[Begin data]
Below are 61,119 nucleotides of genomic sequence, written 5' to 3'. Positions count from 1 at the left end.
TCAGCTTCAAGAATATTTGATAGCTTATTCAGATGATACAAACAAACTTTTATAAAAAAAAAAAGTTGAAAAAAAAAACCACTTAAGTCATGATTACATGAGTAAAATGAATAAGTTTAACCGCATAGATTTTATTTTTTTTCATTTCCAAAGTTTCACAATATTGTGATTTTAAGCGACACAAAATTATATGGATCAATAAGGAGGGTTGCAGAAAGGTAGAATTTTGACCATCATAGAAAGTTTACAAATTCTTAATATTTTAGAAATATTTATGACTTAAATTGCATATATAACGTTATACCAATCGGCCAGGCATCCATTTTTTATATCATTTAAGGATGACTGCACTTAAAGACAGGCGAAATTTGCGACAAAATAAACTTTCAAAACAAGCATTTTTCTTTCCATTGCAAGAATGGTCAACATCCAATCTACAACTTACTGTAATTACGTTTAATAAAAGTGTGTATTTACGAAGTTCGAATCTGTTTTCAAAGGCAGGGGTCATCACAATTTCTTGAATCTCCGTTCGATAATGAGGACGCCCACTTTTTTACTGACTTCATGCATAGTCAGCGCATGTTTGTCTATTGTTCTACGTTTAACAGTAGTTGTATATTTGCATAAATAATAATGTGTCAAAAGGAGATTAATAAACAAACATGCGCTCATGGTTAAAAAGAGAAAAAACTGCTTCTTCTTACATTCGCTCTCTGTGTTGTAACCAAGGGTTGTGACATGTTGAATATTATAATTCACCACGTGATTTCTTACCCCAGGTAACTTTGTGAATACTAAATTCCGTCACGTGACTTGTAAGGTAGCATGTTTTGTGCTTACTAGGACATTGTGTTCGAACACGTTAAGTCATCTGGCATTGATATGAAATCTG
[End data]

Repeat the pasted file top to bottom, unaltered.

Below are 61,119 nucleotides of genomic sequence, written 5' to 3'. Positions count from 1 at the left end.
TCAGCTTCAAGAATATTTGATAGCTTATTCAGATGATACAAACAAACTTTTATAAAAAAAAAAAGTTGAAAAAAAAAACCACTTAAGTCATGATTACATGAGTAAAATGAATAAGTTTAACCGCATAGATTTTATTTTTTTTCATTTCCAAAGTTTCACAATATTGTGATTTTAAGCGACACAAAATTATATGGATCAATAAGGAGGGTTGCAGAAAGGTAGAATTTTGACCATCATAGAAAGTTTACAAATTCTTAATATTTTAGAAATATTTATGACTTAAATTGCATATATAACGTTATACCAATCGGCCAGGCATCCATTTTTTATATCATTTAAGGATGACTGCACTTAAAGACAGGCGAAATTTGCGACAAAATAAACTTTCAAAACAAGCATTTTTCTTTCCATTGCAAGAATGGTCAACATCCAATCTACAACTTACTGTAATTACGTTTAATAAAAGTGTGTATTTACGAAGTTCGAATCTGTTTTCAAAGGCAGGGGTCATCACAATTTCTTGAATCTCCGTTCGATAATGAGGACGCCCACTTTTTTACTGACTTCATGCATAGTCAGCGCATGTTTGTCTATTGTTCTACGTTTAACAGTAGTTGTATATTTGCATAAATAATAATGTGTCAAAAGGAGATTAATAAACAAACATGCGCTCATGGTTAAAAAGAGAAAAAACTGCTTCTTCTTACATTCGCTCTCTGTGTTGTAACCAAGGGTTGTGACATGTTGAATATTATAATTCACCACGTGATTTCTTACCCCAGGTAACTTTGTGAATACTAAATTCCGTCACGTGACTTGTAAGGTAGCATGTTTTGTGCTTACTAGGACATTGTGTTCGAACACGTTAAGTCATCTGGCATTGATATGAAATCTG